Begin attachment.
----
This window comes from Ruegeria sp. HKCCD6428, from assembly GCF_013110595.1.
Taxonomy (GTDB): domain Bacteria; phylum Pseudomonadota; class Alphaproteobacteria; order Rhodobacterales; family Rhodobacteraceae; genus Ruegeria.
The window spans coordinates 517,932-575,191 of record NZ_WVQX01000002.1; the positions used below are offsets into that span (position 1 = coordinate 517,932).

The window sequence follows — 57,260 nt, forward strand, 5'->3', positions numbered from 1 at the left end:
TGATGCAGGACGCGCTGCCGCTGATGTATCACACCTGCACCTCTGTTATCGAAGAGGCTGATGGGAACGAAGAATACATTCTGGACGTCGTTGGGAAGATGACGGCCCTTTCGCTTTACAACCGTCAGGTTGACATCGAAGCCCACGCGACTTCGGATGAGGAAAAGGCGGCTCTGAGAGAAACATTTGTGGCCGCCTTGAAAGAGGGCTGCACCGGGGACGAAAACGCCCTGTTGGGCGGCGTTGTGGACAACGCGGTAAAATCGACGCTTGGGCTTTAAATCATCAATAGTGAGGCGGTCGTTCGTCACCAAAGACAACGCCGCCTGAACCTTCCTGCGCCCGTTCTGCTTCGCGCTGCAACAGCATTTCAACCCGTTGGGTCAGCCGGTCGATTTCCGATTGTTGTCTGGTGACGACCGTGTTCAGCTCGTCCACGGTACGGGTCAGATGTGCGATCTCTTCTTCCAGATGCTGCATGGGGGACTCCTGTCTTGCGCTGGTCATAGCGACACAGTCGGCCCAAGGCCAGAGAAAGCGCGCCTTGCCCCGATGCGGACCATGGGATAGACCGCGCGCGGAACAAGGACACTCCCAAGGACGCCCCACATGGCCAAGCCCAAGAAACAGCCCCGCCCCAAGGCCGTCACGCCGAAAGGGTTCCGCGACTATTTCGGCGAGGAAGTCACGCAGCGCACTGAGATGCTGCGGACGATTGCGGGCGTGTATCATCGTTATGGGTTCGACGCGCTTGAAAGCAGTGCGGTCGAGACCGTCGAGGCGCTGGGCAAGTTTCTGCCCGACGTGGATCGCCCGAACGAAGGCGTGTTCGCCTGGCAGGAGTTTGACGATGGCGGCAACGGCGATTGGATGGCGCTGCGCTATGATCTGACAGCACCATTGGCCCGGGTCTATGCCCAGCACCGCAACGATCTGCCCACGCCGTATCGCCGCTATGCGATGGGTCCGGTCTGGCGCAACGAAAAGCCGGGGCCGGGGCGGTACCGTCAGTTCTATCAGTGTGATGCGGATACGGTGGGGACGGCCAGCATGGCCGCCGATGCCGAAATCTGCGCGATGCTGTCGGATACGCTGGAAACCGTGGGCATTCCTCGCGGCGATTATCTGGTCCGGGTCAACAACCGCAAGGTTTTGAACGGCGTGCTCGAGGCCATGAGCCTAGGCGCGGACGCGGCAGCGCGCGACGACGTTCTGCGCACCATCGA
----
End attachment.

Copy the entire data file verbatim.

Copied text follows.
This window comes from Ruegeria sp. HKCCD6428, from assembly GCF_013110595.1.
Taxonomy (GTDB): domain Bacteria; phylum Pseudomonadota; class Alphaproteobacteria; order Rhodobacterales; family Rhodobacteraceae; genus Ruegeria.
The window spans coordinates 517,932-575,191 of record NZ_WVQX01000002.1; the positions used below are offsets into that span (position 1 = coordinate 517,932).

The window sequence follows — 57,260 nt, forward strand, 5'->3', positions numbered from 1 at the left end:
TGATGCAGGACGCGCTGCCGCTGATGTATCACACCTGCACCTCTGTTATCGAAGAGGCTGATGGGAACGAAGAATACATTCTGGACGTCGTTGGGAAGATGACGGCCCTTTCGCTTTACAACCGTCAGGTTGACATCGAAGCCCACGCGACTTCGGATGAGGAAAAGGCGGCTCTGAGAGAAACATTTGTGGCCGCCTTGAAAGAGGGCTGCACCGGGGACGAAAACGCCCTGTTGGGCGGCGTTGTGGACAACGCGGTAAAATCGACGCTTGGGCTTTAAATCATCAATAGTGAGGCGGTCGTTCGTCACCAAAGACAACGCCGCCTGAACCTTCCTGCGCCCGTTCTGCTTCGCGCTGCAACAGCATTTCAACCCGTTGGGTCAGCCGGTCGATTTCCGATTGTTGTCTGGTGACGACCGTGTTCAGCTCGTCCACGGTACGGGTCAGATGTGCGATCTCTTCTTCCAGATGCTGCATGGGGGACTCCTGTCTTGCGCTGGTCATAGCGACACAGTCGGCCCAAGGCCAGAGAAAGCGCGCCTTGCCCCGATGCGGACCATGGGATAGACCGCGCGCGGAACAAGGACACTCCCAAGGACGCCCCACATGGCCAAGCCCAAGAAACAGCCCCGCCCCAAGGCCGTCACGCCGAAAGGGTTCCGCGACTATTTCGGCGAGGAAGTCACGCAGCGCACTGAGATGCTGCGGACGATTGCGGGCGTGTATCATCGTTATGGGTTCGACGCGCTTGAAAGCAGTGCGGTCGAGACCGTCGAGGCGCTGGGCAAGTTTCTGCCCGACGTGGATCGCCCGAACGAAGGCGTGTTCGCCTGGCAGGAGTTTGACGATGGCGGCAACGGCGATTGGATGGCGCTGCGCTATGATCTGACAGCACCATTGGCCCGGGTCTATGCCCAGCACCGCAACGATCTGCCCACGCCGTATCGCCGCTATGCGATGGGTCCGGTCTGGCGCAACGAAAAGCCGGGGCCGGGGCGGTACCGTCAGTTCTATCAGTGTGATGCGGATACGGTGGGGACGGCCAGCATGGCCGCCGATGCCGAAATCTGCGCGATGCTGTCGGATACGCTGGAAACCGTGGGCATTCCTCGCGGCGATTATCTGGTCCGGGTCAACAACCGCAAGGTTTTGAACGGCGTGCTCGAGGCCATGAGCCTAGGCGCGGACGCGGCAGCGCGCGACGACGTTCTGCGCACCATCGA